All-Ireland Linguistics Olympiad at DCU
9 March 2011
Some of the best lateral thinkers from secondary schools across Ireland are sharpening up their logic, language and problem-solving skills in preparation for the national final of the All-Ireland Linguistics Olympiad (AILO), which takes place on Wednesday, 9 March 2011 at Dublin City University. The international contest sees young scholars test their minds against the world’s toughest puzzles in language, logic and linguistics.
More than 300 students representing schools in 23 counties participated in preliminary rounds of the challenge last month, with the top 100 problem-solvers making it through to next week’s finals. There, the students will battle it out for the national title and the opportunity to represent Ireland at the International Linguistics Olympiad World Finals in the USA in July 2011.
The All-Ireland Linguistics Olympiad challenges students to develop their own strategies for solving problems in fascinating real languages from around the globe. Students must use their ingenuity to solve puzzles such as deciphering ancient Egyptian hieroglyphics; interpreting Tenji, the Japanese equivalent of Braille; and writing the names of football teams in Chinese. No prior knowledge of linguistics or languages is required: even the hardest problems require only logical ability, patient work, and a willingness to think around corners.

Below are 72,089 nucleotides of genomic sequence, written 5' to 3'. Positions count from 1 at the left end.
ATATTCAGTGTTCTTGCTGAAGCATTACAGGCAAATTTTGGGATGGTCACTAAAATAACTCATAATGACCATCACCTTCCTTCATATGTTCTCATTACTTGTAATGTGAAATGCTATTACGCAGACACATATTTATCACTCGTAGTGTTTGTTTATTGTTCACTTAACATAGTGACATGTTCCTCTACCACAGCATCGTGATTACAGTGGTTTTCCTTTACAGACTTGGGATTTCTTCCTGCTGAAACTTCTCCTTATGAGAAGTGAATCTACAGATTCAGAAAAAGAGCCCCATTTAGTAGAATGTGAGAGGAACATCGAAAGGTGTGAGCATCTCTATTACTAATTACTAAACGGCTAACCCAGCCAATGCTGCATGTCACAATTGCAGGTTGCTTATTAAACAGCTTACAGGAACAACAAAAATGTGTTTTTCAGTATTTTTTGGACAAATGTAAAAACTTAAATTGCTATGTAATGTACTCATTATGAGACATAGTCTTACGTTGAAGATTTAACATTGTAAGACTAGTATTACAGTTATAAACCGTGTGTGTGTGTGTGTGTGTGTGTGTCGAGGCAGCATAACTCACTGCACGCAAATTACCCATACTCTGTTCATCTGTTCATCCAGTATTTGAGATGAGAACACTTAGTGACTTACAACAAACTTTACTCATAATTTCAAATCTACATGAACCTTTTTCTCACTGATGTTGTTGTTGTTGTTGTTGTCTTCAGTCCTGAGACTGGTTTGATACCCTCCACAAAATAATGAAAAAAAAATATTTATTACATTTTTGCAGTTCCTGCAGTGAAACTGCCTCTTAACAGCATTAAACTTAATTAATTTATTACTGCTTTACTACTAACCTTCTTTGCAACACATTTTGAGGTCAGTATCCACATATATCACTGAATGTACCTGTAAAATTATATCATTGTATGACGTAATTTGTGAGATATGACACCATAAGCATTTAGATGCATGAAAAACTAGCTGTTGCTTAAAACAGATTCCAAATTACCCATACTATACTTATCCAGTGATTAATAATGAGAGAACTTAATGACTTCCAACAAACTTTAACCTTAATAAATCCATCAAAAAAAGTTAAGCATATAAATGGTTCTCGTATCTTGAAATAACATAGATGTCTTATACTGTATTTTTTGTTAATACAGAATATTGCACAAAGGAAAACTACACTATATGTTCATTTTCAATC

The AILO competition aims to introduce students to linguistics (i.e. the study of human language) and to the application of logic to problems of language understanding and translation. The finalists have been tutored by experts from the Centre for Next Generation Localisation (CNGL), a major multi-disciplinary academia-industry research centre funded by Science Foundation Ireland and based at Dublin City University, Trinity College Dublin, University College Dublin and University of Limerick. Researchers at CNGL are producing advances in how computers adapt and personalise software and digital content, including computer games, to different languages and cultures.
“In today’s increasingly global business world, it is ever more important for our young people to have language and problem-solving skills and cultural awareness”, says Professor Harold Somers, co-ordinator of the AILO competition. “There are a whole range of career opportunities that draw on skills at the intersection of computing and languages. Ireland has for many years been a global leader in ‘localisation’, the process by which multinational companies adapt their products and product-related content to foreign markets and languages, and we’re now witnessing huge growth in jobs related to global customer support operations that draw on language and problem-solving skills.”
By generating interest in the study of human language, AILO is helping to ensure that there is an adequate supply of talented graduates to continue the success of localisation and other export-focused activities in Ireland and to cement the country’s leadership position in this growing segment.
Speaking of how the challenge has captivated her, Imogen Grumley Traynor, Transition Year student at St Kilian’s Deutsche Schule in Clonskeagh, Dublin, said “The passion awakened in me is so great that I am currently looking into studying linguistics at university”.
Do you think you have a knack for languages, logic and lateral thinking? Do you think you could decipher an ancient script, or deduce the logical patterns of Swahili or Aymara? Visit the AILO website to test your own linguistics skills with some sample problems at www.cngl.ie/ailo